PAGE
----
Adding transition words
The next step was to  teach transition words--by their absence. I gave students paragraphs that I developed from the blue whale details we had looked at before. I left blanks for the transitions, and gave students a word bank of transitions. It's nothing really new or earth-shattering, but it helped me to see how students were thinking. Many of them were happy to use "in fact" twice in the first paragraph--which led us to a discussion of variety.

 The use of transitions like "even though" is extremely difficult for fourth grade writers. Think about how much meaning is conveyed in these two little words. Now think about how hard it would be to write without access to this construction. Transitions like "even though", "however", and "despite" are essential to conveying and understanding complex ideas. This is why I've come to believe that transitions are so vital for learning. Not only are they important for good writing, but they are also important for understanding complex ideas.

Transition Explosion
Once students became more aware of transitions, I started noticing them everywhere. And they aren't always being used appropriately. But I think this is an essential phase of student development. They know that something needs to connect two ideas, but they aren't sure of which word to use. I'm much happier at this stage than the previous stage. With my early adopters (you know, the kids who really take in lessons and move quickly to the action phase!), I'm seeing the phrase "As you can see..." pop up again and again in reading responses, and "despite" showing up in science class.

Right now our work with transitions is mostly focused on the typical statement and support paragraphs. As we move into other text structures, it will be interesting to see if students can generalize what they have learned, or if we'll need to go through every step in the process again.

One thing is certain--transitions are far from simple for intermediate learners!

Wednesday, January 16, 2013

Wrapping up nonfiction

We're getting ready to finish our introduction to nonfiction unit. I'm looking forward to a short poetry unit before plowing forward into text structure. Here are some things that I've added to my nonfiction teaching over the past two months.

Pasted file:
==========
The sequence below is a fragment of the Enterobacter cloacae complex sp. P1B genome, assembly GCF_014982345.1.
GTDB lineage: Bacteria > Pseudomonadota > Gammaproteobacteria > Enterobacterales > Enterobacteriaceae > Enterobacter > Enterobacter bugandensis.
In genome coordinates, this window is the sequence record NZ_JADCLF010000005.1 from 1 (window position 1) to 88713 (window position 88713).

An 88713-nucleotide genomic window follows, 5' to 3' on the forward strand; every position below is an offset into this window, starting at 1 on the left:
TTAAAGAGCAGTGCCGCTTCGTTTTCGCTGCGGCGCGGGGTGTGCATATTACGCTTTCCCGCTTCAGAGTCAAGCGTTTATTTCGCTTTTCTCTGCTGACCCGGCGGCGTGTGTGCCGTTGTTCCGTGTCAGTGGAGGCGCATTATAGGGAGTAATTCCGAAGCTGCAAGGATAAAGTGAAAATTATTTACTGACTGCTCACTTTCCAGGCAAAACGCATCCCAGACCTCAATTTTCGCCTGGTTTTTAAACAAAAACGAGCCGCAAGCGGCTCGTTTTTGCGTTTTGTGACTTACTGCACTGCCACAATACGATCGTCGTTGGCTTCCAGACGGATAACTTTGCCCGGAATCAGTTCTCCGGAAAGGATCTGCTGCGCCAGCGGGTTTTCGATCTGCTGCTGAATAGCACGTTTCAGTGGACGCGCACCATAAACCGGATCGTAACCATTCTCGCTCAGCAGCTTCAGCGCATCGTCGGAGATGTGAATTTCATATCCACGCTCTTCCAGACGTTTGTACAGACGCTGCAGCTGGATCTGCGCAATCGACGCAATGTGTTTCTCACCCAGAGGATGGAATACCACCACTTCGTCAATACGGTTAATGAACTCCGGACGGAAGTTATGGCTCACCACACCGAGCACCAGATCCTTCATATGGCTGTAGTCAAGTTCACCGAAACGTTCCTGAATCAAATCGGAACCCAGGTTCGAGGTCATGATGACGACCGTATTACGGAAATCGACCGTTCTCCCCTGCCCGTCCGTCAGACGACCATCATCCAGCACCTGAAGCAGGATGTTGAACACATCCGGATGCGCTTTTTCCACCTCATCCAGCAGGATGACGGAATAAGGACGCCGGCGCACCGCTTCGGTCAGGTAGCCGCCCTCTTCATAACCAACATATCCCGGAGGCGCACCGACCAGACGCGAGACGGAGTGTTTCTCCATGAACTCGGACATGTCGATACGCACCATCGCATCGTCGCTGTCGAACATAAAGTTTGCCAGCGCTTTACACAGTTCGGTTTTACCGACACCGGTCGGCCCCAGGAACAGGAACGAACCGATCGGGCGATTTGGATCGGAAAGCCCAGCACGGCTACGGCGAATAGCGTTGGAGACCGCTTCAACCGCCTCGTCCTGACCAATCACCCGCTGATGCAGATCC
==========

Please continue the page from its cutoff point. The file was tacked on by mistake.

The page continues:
End of Unit Reflection
For my reading classes, each student has a folder that stays in the classroom. This helps to keep everyone organized from day-to-day. However, these folders can get very full by the end of a unit! This year, I've started doing an end of unit reflection page before we clean out our folders. As students fill in the blanks on the reflection page, they reflect both on the content of the unit and on the reading skills that we've worked on. It's a nice but low-key way to add some closure to the unit and send home all of the classwork that we have accomplished.

Firsthand accounts
This year I jumped into looking at the differences between firsthand and secondhand accounts. How interesting! Luckily, when learning about Antarctica, great firsthand accounts are easy to find. We started by looking at the LTER blog. This year's author has an easy, kid-friendly style. Kids were excited to see such recent blog posts! As we read the projected blog on the screen, I experimented a bit to see how kids were processing the text.
-How do we know that this is a firsthand account?
-Can we figure out the author's attitude toward the events? Which words convey her feelings?
-How do the pictures add to the information?
We also played around a bit with how to navigate a blog and what all the different links mean. Overall, this part of the class was successful and I felt as if starting with a blog was a good idea.

Then they moved on to reading a firsthand account, "The Chilling Fields", a story about a fire aboard the Aurora Australis. This text is a little harder for them, and they are having some trouble piecing together what happened. I'm listening in on their conversations to help me figure out how to adapt the process of reading and thinking about a firsthand account to younger readers. Tomorrow they'll be looking closely at word choice to figure out the author's attitude toward the events. It will be interesting to see what they come up with.

I am working on a sheet to guide readers through the process...write to me if you'd like a copy! It's still very much in its early stages.

Vocabulary quizzes
I'm still experimenting with this. You may be familiar with the weekly homework packets that I've been making. This year, I'm adding a vocabulary quiz to try to boost student accountability. I like the quizzes in that they are increasing word consciousness and helping students to pay more attention to vocabulary activities that we do together. You can find the winter homework packets here. Topics include polar bears and penguins, the LTER cruise, birds at a birdfeeder, and the flu!

Looking forward to poetry
I can't wait to start poetry. In the past, I've gone right from this introductory nonfiction unit to text structure. I think that poetry will be a fantastic break for us and a nice way to look at very different texts.